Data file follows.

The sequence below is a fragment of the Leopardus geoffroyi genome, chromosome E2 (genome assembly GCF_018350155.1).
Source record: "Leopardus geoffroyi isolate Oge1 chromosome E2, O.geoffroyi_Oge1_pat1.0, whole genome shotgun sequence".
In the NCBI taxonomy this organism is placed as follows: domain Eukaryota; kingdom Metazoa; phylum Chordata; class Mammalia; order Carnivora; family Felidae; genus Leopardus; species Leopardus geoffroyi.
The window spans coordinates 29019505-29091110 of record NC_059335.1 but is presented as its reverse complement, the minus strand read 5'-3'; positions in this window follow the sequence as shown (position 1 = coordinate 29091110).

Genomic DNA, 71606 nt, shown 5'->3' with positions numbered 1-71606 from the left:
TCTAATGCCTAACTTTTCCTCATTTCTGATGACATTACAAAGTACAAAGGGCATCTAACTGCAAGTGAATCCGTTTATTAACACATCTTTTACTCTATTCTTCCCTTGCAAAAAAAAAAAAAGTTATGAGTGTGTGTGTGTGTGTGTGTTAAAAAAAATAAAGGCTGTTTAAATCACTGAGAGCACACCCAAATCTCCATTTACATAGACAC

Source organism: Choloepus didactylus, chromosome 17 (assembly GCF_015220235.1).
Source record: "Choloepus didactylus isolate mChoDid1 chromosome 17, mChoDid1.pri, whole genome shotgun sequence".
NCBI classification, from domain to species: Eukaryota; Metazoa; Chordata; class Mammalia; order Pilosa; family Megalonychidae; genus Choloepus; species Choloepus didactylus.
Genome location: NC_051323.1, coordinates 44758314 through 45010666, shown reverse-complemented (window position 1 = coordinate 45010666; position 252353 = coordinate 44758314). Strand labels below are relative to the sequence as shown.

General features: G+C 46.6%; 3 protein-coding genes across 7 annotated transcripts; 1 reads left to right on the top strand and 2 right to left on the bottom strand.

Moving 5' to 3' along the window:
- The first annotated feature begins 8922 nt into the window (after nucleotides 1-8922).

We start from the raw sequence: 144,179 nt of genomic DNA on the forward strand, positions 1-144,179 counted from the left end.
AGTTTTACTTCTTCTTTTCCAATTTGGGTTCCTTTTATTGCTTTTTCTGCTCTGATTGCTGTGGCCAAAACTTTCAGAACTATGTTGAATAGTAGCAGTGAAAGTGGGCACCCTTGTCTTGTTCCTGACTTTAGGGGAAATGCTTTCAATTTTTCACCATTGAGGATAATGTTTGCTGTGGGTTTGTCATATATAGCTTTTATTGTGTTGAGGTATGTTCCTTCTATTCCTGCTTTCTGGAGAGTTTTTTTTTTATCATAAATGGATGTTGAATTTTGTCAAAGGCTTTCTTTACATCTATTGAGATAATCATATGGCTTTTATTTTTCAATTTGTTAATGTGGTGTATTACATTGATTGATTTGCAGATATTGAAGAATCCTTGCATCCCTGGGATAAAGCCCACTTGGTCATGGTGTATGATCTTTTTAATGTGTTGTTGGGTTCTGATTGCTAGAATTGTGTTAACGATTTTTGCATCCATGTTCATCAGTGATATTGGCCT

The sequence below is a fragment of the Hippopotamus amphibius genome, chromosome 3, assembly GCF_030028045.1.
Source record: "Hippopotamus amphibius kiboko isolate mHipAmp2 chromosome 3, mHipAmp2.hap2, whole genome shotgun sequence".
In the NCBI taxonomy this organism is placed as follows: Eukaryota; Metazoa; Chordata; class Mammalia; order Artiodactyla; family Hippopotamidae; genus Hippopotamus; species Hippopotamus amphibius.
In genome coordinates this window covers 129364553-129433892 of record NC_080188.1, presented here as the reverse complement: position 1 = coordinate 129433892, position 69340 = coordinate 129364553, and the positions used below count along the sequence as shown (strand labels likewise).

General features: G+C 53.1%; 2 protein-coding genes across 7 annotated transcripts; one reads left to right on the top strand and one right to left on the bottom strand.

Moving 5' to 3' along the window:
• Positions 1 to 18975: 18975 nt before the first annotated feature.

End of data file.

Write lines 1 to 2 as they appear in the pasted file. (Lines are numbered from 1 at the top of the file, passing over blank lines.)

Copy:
The sequence below is a fragment of the Leopardus geoffroyi genome, chromosome E2 (genome assembly GCF_018350155.1).
Source record: "Leopardus geoffroyi isolate Oge1 chromosome E2, O.geoffroyi_Oge1_pat1.0, whole genome shotgun sequence".